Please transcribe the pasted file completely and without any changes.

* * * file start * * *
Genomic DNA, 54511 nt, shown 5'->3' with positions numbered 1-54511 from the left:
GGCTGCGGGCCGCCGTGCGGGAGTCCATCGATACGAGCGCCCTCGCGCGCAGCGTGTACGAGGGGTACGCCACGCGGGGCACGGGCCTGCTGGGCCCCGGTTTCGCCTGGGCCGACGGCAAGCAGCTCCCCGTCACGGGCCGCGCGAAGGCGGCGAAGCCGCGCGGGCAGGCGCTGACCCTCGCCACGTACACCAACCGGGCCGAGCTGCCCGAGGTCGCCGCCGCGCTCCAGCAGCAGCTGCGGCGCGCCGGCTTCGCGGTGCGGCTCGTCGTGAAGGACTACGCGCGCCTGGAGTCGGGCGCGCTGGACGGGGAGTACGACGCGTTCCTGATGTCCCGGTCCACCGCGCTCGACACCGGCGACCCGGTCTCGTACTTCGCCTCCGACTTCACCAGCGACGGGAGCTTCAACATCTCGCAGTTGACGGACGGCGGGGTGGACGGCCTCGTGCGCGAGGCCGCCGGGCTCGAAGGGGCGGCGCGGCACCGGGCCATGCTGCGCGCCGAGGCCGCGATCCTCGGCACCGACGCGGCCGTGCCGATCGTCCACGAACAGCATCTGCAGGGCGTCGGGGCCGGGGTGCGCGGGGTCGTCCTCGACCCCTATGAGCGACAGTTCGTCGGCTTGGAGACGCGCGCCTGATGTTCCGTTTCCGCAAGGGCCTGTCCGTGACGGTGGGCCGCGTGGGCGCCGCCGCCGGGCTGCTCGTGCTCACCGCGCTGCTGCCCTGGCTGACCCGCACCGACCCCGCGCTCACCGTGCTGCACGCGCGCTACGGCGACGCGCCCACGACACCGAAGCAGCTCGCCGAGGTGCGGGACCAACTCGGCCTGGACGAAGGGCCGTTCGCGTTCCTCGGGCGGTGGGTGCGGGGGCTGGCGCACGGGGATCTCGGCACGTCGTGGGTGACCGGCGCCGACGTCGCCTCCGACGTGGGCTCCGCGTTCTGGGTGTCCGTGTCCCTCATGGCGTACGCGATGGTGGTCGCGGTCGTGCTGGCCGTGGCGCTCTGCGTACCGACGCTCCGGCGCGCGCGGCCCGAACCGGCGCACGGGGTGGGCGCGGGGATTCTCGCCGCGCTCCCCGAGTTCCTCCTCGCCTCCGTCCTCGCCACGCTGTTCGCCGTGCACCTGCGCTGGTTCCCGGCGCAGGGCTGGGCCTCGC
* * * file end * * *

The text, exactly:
Genomic DNA, 54511 nt, shown 5'->3' with positions numbered 1-54511 from the left:
GGCTGCGGGCCGCCGTGCGGGAGTCCATCGATACGAGCGCCCTCGCGCGCAGCGTGTACGAGGGGTACGCCACGCGGGGCACGGGCCTGCTGGGCCCCGGTTTCGCCTGGGCCGACGGCAAGCAGCTCCCCGTCACGGGCCGCGCGAAGGCGGCGAAGCCGCGCGGGCAGGCGCTGACCCTCGCCACGTACACCAACCGGGCCGAGCTGCCCGAGGTCGCCGCCGCGCTCCAGCAGCAGCTGCGGCGCGCCGGCTTCGCGGTGCGGCTCGTCGTGAAGGACTACGCGCGCCTGGAGTCGGGCGCGCTGGACGGGGAGTACGACGCGTTCCTGATGTCCCGGTCCACCGCGCTCGACACCGGCGACCCGGTCTCGTACTTCGCCTCCGACTTCACCAGCGACGGGAGCTTCAACATCTCGCAGTTGACGGACGGCGGGGTGGACGGCCTCGTGCGCGAGGCCGCCGGGCTCGAAGGGGCGGCGCGGCACCGGGCCATGCTGCGCGCCGAGGCCGCGATCCTCGGCACCGACGCGGCCGTGCCGATCGTCCACGAACAGCATCTGCAGGGCGTCGGGGCCGGGGTGCGCGGGGTCGTCCTCGACCCCTATGAGCGACAGTTCGTCGGCTTGGAGACGCGCGCCTGATGTTCCGTTTCCGCAAGGGCCTGTCCGTGACGGTGGGCCGCGTGGGCGCCGCCGCCGGGCTGCTCGTGCTCACCGCGCTGCTGCCCTGGCTGACCCGCACCGACCCCGCGCTCACCGTGCTGCACGCGCGCTACGGCGACGCGCCCACGACACCGAAGCAGCTCGCCGAGGTGCGGGACCAACTCGGCCTGGACGAAGGGCCGTTCGCGTTCCTCGGGCGGTGGGTGCGGGGGCTGGCGCACGGGGATCTCGGCACGTCGTGGGTGACCGGCGCCGACGTCGCCTCCGACGTGGGCTCCGCGTTCTGGGTGTCCGTGTCCCTCATGGCGTACGCGATGGTGGTCGCGGTCGTGCTGGCCGTGGCGCTCTGCGTACCGACGCTCCGGCGCGCGCGGCCCGAACCGGCGCACGGGGTGGGCGCGGGGATTCTCGCCGCGCTCCCCGAGTTCCTCCTCGCCTCCGTCCTCGCCACGCTGTTCGCCGTGCACCTGCGCTGGTTCCCGGCGCAGGGCTGGGCCTCGC